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Old 23 Aug 2021, 03:33 PM   #1
Smidgen
Junior Member
 
Join Date: Aug 2021
Posts: 1
Timestamps

A company claimed to have sent me an important email which I never received - I was checking the spam and inbox of my Gmail account during the period they claim they sent the email and saw nothing. I asked them to resend me a copy of the email they had originally sent me. Initially they just sent me a pdf print out of their email to me which included the previous exchanges attached. I wondered if they might have 'created' the print out of the email, so I also asked them to forward me a copy of the email they claimed they sent. The odd thing was the printed and forwarded emails had timestamps that differed by one minute. Is there any logical explanation as to why the timestamps might differ, assuming the original email had been sent as they claim?
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Old 23 Aug 2021, 06:04 PM   #2
JeremyNicoll
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Join Date: Dec 2017
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Posts: 314
I think it maybe depends on where the timestamps are in the mails.

A timestamp in a Date: header is meant to be set by the software that composes the mail. Others get set by the process that sends the mail, and others again by servers that the mail passes through on its way to you and by your mail provider's servers when it arrives.

If you use a mail client on your own device it may also add a timestamp as it acquires an incoming mail from a mail-provider.

The sender may also have had a "log copy" or "sent copy" copy of the mail that isn't the originally-composed instance but a copy made as the original was sent, and maybe that's what was sent to you while the screenshot was of the original mail. Different email clients certainly, and - I'm sure - different webmail or corporate mail systems will make the log/sent copy at different points in the sending process.

Different software displays "the date and time" of a mail in different ways, taking the value it intends to show you from different parts of the mail - eg some will show you when it was written, or when it was sent, or when it arrived. Just possibly your comparisons are not looking at the same type of date/time in each case.

Dates/times are also stored normally in mails in UTC/GMT plus/minus a difference because of time zones. Most software will display the equivalent local time, but might round up/down that value to the nearest minute and not show you the whole number of seconds let alone fractions of seconds. So what you see as two times "a minute" apart might in reality have been eg hh:mm:59.999 and hh:nn:00.0000 ... ie only 1 microsecond apart.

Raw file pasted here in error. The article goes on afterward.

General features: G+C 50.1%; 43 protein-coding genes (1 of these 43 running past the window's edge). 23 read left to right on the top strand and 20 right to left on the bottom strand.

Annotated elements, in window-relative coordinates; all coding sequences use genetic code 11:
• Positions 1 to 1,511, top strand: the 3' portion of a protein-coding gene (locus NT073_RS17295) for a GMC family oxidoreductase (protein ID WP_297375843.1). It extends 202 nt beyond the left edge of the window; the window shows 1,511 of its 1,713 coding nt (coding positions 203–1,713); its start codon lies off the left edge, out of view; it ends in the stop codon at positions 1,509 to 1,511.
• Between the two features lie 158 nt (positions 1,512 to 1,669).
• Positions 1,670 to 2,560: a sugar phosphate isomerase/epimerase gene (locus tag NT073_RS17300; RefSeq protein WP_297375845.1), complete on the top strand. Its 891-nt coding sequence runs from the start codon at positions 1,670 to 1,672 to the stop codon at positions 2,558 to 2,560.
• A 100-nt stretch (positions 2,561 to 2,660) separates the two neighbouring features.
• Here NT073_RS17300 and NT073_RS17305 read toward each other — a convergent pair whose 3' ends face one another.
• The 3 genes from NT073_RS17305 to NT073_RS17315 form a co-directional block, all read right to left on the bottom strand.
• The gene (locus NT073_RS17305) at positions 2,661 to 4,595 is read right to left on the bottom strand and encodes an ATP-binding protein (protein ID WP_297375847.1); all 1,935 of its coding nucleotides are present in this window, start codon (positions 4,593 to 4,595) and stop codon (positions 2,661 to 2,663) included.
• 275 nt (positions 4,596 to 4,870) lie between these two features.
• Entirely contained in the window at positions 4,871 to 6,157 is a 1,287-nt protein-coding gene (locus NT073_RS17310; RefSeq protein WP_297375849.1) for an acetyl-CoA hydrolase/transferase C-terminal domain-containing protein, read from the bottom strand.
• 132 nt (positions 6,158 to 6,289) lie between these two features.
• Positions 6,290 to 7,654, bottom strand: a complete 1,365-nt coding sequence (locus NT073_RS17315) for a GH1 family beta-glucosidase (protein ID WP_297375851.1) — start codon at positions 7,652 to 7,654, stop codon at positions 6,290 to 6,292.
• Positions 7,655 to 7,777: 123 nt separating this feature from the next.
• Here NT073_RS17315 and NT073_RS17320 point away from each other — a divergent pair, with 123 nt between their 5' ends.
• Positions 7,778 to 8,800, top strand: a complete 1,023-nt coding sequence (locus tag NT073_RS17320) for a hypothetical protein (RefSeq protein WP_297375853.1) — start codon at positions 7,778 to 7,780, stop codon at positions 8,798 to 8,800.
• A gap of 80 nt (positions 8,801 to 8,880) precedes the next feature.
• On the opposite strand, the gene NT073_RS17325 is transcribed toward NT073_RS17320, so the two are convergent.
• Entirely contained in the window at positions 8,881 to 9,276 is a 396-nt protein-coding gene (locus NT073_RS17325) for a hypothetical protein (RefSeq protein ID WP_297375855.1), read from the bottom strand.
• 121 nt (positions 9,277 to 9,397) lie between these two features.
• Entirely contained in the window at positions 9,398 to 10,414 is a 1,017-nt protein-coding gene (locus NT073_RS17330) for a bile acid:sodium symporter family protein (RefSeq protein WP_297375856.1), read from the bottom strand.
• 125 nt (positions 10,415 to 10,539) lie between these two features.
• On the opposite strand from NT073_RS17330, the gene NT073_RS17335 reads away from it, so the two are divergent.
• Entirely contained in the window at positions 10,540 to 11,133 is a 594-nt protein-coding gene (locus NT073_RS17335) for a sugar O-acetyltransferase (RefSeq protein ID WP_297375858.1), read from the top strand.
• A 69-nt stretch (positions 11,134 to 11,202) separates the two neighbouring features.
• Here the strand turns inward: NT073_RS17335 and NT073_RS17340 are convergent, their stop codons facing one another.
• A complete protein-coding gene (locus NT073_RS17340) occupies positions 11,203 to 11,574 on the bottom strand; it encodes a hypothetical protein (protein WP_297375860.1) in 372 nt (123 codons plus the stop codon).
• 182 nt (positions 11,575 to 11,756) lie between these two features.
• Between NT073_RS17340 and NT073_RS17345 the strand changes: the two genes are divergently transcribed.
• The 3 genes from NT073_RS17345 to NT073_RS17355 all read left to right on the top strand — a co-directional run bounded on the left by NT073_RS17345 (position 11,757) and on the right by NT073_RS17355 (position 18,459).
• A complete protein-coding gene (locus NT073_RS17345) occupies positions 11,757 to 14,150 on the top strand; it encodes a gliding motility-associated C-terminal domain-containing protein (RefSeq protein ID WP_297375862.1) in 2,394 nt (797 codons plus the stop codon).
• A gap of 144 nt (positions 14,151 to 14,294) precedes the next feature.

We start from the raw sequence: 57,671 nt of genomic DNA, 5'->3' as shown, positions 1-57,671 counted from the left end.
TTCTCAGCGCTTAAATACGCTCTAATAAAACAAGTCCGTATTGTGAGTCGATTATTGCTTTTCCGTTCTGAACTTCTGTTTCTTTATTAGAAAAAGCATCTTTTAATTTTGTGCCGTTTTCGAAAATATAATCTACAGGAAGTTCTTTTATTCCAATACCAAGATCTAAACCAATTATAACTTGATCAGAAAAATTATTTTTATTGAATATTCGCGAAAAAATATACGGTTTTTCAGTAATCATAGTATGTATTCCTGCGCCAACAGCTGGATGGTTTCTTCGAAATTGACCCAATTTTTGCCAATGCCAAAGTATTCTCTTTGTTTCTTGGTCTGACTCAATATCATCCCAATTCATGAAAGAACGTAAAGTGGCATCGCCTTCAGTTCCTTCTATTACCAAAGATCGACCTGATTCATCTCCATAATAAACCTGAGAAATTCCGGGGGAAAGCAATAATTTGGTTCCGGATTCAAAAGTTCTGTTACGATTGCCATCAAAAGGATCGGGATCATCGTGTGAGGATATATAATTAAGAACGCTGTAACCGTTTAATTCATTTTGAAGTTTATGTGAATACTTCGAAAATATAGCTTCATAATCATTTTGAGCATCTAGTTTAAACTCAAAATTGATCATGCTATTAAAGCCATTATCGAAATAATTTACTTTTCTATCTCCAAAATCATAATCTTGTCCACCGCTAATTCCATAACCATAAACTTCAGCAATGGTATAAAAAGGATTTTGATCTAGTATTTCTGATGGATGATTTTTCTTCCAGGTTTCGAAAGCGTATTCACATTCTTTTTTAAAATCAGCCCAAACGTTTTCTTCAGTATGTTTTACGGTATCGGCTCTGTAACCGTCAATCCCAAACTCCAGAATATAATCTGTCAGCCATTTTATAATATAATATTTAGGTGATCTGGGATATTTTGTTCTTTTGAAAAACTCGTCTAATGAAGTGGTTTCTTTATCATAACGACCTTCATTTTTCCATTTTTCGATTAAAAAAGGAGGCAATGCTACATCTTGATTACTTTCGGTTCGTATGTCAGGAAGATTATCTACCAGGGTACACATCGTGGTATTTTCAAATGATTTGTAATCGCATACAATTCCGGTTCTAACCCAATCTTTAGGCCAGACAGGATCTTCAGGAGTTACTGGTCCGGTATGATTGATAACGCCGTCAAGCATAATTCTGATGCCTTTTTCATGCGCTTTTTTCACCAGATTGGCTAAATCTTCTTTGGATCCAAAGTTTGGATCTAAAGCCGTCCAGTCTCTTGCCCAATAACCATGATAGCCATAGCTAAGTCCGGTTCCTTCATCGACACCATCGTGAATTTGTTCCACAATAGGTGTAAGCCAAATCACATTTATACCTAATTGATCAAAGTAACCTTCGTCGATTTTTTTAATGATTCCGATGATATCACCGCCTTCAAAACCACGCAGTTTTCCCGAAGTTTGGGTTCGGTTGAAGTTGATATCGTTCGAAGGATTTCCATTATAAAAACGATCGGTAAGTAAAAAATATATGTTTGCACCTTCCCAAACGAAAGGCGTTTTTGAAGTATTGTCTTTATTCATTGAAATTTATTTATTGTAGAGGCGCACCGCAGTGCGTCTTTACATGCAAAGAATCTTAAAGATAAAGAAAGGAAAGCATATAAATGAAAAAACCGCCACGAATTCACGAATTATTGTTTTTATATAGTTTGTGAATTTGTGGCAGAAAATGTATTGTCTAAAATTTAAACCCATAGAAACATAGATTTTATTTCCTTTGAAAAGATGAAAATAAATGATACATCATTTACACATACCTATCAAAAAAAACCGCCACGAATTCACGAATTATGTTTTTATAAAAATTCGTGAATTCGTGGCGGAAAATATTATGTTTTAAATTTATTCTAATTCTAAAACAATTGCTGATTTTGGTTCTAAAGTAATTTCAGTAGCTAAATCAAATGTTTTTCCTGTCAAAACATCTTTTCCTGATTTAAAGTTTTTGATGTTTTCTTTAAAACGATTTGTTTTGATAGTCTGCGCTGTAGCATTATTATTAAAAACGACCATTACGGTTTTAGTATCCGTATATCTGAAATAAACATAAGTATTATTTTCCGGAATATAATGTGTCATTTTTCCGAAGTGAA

You would expect that all the servers running in one particular company's server network to have the same time-of-day setting ... but not necessarily exactly the same. Time-of-day clocks are not always running at precisely the right speed.

There's time-checking software that some people run that adjusts machines' time-of-day setting every so often to try to keep their clocks more accurate. On my home PC I have it check the time every 5 minutes with a time-server that's in my ISP's network, and one would expect the overhead in connecting to that to be pretty constant. But every 5 minutes the software logs a small discrepancy. The Windows default (I think) is to check times, if it does it at all, once every two or three days. Server editions of Windows may have different defaults, and such checks may or may not be made. Linux, especially on servers, is perhaps more likely to be doing such things.


Rather than asking for a copy of the mail that they sent, what you should ask them for is a copy of the log from their sending SMTP server. That will show their server attempting to connect to your mail provider's server and whether or not the mail was actually sent. You may have to make a formal complaint to get that done, depending on the company concerned, as it will require someone in their IT dept to dig the information out of the logs, not someone in their ordinary customer services dept who more-than-likely won't even understand what you are asking for and won't be able to do it themselves. If they are able to provide proof that their system did send the mail you should then ask your mail provider for a copy of their incoming server's log (and perhaps subsequent servers eg spam-scoring servers and then the server the mail should have ended up on) showing what it did with the arriving mail. I have no idea if "free" email providers will do this sort of thing but I know that my two paid-for providers - who both have excellent technical support - will do it.

Last edited by JeremyNicoll : 23 Aug 2021 at 06:13 PM.
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